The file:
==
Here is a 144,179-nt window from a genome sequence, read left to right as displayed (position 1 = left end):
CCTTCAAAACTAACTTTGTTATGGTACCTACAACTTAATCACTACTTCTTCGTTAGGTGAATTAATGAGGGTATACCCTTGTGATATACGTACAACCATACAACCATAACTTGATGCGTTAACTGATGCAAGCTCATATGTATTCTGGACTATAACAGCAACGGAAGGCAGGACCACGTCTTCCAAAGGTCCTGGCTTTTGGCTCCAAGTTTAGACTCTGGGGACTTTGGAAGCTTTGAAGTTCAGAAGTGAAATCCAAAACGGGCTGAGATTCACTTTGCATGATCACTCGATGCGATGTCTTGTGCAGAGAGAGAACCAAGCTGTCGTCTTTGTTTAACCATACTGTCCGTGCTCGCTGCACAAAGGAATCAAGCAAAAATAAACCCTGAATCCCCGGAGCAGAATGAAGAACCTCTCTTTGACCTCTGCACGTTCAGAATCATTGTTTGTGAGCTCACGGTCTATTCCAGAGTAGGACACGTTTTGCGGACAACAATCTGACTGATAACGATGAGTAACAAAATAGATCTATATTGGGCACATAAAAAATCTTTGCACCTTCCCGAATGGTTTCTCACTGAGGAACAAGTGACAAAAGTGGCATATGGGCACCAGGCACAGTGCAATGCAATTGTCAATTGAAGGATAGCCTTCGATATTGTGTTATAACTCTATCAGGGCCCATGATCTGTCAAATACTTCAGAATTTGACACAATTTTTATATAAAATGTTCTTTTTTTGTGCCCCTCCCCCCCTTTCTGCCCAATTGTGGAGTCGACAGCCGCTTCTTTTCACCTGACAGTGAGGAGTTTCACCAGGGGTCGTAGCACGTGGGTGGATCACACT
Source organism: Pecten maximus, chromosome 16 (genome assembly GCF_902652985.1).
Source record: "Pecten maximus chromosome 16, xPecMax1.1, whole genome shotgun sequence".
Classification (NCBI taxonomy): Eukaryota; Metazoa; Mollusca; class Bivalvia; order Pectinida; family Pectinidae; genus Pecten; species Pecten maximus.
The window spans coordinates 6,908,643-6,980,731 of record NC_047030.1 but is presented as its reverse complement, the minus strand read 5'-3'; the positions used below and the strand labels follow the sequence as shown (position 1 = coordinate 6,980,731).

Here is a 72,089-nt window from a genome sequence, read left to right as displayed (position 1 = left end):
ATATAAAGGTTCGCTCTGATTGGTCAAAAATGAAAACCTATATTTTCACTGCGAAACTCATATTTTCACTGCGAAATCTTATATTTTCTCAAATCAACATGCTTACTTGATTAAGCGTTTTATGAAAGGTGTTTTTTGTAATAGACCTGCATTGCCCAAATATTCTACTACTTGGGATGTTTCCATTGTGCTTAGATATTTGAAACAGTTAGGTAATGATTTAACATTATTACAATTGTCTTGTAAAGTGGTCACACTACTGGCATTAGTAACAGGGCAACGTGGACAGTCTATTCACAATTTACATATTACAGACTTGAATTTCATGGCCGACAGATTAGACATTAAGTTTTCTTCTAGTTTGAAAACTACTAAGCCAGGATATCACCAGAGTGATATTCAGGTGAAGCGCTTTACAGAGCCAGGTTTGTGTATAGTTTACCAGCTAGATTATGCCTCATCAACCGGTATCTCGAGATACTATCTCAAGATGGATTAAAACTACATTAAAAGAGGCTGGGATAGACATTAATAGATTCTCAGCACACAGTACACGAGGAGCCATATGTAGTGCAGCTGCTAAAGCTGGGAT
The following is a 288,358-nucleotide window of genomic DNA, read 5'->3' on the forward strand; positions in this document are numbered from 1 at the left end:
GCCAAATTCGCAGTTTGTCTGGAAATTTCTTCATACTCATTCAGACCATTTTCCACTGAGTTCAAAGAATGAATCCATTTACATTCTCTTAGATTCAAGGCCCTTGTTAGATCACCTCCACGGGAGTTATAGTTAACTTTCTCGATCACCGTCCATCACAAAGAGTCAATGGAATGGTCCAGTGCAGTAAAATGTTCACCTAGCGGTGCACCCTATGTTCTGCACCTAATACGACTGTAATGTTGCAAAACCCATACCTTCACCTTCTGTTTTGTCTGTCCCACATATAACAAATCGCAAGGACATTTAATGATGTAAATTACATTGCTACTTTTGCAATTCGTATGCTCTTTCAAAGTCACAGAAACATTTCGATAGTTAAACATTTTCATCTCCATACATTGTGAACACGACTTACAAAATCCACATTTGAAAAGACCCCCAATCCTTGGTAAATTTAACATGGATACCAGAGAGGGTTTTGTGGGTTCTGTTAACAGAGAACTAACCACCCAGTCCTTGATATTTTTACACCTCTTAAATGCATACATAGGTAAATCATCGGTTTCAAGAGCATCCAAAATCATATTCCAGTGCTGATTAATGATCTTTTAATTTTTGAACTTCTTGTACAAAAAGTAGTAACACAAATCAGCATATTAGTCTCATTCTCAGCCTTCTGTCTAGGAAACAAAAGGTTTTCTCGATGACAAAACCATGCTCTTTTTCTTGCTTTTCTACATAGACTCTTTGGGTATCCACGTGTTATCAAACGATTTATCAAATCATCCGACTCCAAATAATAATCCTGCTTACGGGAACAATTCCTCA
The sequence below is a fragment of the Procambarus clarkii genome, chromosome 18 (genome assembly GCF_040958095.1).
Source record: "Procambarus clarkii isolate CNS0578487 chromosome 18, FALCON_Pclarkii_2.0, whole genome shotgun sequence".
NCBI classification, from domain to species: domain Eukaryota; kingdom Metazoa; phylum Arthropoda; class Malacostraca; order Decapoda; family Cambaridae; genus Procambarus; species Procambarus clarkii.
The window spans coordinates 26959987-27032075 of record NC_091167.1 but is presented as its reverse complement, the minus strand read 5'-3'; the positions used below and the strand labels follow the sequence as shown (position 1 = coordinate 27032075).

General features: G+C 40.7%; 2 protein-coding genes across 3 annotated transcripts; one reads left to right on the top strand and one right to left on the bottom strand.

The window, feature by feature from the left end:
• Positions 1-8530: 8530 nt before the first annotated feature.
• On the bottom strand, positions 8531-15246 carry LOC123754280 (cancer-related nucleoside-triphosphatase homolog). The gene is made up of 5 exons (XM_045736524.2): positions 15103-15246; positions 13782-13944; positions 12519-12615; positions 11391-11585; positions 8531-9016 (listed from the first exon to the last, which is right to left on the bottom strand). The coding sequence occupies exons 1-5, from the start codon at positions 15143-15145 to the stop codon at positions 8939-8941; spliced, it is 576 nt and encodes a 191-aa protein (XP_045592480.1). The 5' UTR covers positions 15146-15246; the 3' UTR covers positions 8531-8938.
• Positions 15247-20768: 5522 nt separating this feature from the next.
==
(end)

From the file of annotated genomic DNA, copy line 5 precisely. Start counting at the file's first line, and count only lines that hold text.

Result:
Classification (NCBI taxonomy): Eukaryota; Metazoa; Mollusca; class Bivalvia; order Pectinida; family Pectinidae; genus Pecten; species Pecten maximus.